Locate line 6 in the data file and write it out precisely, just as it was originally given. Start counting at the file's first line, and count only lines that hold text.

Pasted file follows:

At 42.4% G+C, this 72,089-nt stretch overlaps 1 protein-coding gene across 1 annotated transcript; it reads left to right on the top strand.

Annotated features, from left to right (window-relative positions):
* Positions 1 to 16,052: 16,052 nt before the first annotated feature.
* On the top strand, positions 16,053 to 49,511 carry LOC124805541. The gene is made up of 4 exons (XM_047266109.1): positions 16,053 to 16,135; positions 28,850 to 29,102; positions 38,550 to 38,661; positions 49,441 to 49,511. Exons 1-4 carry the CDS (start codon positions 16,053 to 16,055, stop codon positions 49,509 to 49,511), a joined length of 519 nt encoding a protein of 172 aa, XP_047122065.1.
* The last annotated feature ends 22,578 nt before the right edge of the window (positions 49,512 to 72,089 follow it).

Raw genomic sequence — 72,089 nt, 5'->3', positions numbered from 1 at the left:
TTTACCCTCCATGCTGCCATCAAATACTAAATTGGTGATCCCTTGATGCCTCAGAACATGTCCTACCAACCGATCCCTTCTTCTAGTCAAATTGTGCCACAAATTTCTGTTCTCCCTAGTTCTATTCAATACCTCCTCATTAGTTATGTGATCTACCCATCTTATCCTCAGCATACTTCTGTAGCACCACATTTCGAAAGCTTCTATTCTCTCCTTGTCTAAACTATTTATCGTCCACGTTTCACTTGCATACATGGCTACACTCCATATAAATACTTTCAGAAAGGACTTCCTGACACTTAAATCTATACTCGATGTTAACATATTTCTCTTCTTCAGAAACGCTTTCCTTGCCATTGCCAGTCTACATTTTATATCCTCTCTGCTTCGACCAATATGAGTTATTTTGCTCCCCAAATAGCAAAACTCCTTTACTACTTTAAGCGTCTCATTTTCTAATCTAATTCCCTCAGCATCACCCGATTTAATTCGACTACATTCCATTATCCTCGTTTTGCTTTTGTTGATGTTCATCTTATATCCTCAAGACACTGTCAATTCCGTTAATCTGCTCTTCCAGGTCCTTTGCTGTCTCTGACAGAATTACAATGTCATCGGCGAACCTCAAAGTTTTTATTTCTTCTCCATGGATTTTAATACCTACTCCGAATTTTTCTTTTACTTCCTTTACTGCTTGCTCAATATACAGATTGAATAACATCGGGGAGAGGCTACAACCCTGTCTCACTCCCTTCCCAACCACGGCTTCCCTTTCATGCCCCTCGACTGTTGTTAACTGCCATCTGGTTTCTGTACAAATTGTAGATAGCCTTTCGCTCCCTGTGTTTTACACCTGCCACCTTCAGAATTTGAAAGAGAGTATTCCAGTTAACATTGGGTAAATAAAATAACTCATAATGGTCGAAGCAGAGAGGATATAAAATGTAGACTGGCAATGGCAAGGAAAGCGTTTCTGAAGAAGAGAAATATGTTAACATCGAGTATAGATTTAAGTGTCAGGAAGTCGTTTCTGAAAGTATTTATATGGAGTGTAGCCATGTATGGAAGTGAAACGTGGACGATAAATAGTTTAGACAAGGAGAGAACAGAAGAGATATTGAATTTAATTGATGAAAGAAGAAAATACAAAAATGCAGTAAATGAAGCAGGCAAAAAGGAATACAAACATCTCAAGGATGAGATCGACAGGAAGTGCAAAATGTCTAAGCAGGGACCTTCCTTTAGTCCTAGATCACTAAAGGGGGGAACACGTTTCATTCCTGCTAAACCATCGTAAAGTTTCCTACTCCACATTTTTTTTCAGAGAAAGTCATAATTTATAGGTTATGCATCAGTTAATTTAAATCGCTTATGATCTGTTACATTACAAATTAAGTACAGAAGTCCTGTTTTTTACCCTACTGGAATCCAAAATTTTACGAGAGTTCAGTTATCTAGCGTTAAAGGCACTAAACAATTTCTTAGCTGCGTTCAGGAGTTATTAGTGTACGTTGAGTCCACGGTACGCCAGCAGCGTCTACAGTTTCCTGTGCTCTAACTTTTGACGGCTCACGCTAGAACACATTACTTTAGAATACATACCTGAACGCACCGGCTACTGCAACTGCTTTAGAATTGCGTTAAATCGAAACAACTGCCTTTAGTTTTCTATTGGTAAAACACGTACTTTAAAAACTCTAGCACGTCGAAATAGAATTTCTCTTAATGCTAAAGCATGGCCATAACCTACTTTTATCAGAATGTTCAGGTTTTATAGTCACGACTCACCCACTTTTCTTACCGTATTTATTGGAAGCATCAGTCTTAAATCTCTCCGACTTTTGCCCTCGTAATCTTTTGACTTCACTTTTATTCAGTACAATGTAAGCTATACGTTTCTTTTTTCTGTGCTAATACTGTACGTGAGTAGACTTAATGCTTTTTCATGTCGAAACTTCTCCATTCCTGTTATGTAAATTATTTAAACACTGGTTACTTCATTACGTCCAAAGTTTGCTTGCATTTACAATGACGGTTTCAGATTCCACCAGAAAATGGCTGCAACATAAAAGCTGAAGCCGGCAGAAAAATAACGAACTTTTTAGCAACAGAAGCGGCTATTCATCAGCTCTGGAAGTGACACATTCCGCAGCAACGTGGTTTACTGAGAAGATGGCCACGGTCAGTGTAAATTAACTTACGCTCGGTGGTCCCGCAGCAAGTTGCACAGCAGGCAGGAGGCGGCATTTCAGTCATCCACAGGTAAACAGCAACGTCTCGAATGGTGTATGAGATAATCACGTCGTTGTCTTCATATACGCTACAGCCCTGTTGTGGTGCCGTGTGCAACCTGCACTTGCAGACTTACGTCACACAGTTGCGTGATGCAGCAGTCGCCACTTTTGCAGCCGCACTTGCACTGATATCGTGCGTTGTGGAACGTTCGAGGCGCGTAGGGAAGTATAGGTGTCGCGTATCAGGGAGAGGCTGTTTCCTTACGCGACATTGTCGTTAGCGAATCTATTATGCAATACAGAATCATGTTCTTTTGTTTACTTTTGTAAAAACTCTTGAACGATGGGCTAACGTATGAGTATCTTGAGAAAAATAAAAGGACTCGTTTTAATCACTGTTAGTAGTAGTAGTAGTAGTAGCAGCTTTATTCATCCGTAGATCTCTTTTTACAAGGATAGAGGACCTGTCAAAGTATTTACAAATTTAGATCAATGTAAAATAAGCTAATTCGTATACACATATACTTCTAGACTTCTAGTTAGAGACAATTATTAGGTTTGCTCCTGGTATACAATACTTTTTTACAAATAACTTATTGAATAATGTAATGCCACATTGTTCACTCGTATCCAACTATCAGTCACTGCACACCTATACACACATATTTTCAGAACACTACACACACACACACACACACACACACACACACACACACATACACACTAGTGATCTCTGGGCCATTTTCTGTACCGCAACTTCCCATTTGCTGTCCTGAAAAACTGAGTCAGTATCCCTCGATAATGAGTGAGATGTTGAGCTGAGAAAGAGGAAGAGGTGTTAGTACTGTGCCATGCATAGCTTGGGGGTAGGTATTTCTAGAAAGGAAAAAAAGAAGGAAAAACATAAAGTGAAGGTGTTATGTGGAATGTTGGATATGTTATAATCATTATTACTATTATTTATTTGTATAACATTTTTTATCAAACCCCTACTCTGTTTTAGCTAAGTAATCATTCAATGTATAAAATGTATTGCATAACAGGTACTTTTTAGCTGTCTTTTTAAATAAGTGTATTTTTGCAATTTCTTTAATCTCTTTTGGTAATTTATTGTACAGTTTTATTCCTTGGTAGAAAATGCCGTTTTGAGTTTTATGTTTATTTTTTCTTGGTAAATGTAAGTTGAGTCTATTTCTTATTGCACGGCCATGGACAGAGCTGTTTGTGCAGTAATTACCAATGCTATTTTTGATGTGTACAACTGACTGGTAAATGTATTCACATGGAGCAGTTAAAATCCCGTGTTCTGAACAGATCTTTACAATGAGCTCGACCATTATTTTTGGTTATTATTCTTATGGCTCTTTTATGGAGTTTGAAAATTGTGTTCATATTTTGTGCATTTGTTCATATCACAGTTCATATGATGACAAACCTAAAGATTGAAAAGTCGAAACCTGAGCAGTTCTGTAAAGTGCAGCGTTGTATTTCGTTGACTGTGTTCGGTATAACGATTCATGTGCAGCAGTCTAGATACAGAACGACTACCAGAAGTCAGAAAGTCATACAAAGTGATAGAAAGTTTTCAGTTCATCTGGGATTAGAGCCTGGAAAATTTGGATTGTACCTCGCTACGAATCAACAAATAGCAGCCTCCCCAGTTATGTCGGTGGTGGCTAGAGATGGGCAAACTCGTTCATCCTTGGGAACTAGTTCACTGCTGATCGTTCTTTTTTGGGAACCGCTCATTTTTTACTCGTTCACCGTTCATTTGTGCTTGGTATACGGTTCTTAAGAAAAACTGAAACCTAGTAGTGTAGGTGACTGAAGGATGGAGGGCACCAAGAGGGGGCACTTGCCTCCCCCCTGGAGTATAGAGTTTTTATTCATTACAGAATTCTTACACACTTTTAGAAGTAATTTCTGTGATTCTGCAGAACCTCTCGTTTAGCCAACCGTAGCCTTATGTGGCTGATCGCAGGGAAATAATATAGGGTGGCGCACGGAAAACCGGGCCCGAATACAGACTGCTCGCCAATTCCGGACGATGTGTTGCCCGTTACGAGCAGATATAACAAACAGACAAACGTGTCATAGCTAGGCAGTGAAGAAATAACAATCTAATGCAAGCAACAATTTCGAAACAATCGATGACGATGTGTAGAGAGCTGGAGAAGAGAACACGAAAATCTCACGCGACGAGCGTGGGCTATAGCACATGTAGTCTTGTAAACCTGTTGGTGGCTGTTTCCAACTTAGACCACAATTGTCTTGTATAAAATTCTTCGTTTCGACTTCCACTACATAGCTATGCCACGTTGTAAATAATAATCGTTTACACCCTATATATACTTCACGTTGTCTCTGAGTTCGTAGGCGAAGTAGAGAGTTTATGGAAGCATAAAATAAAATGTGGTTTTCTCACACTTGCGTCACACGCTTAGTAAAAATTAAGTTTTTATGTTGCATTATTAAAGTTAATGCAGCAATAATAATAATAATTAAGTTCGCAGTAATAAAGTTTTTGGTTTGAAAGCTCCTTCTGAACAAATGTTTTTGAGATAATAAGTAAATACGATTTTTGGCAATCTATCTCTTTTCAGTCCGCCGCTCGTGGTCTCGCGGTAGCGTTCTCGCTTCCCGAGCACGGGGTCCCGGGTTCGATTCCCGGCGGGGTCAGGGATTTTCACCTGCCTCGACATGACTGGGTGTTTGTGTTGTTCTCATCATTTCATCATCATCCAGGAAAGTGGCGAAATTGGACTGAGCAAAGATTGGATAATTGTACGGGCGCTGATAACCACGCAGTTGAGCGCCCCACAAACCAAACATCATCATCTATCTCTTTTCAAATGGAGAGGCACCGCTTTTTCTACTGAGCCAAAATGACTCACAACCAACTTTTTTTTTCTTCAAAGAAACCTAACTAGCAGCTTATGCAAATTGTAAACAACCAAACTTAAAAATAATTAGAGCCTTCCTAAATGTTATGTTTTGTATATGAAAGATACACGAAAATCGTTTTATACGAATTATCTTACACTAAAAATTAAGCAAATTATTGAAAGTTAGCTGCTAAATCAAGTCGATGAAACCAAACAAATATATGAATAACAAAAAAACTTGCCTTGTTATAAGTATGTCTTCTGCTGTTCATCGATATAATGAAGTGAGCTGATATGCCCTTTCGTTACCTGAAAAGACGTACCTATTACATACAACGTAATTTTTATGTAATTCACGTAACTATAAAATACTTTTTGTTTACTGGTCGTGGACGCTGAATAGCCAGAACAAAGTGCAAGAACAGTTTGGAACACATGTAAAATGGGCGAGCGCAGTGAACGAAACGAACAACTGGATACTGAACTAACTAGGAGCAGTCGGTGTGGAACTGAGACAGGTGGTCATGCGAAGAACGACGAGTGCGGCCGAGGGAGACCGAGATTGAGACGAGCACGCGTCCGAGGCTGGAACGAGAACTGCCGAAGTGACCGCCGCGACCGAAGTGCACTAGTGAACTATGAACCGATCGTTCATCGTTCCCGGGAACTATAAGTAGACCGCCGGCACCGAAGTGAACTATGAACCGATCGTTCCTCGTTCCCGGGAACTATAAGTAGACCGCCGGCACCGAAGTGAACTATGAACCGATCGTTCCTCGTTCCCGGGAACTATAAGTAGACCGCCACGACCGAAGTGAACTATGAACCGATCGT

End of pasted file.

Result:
Raw genomic sequence — 72,089 nt, 5'->3', positions numbered from 1 at the left: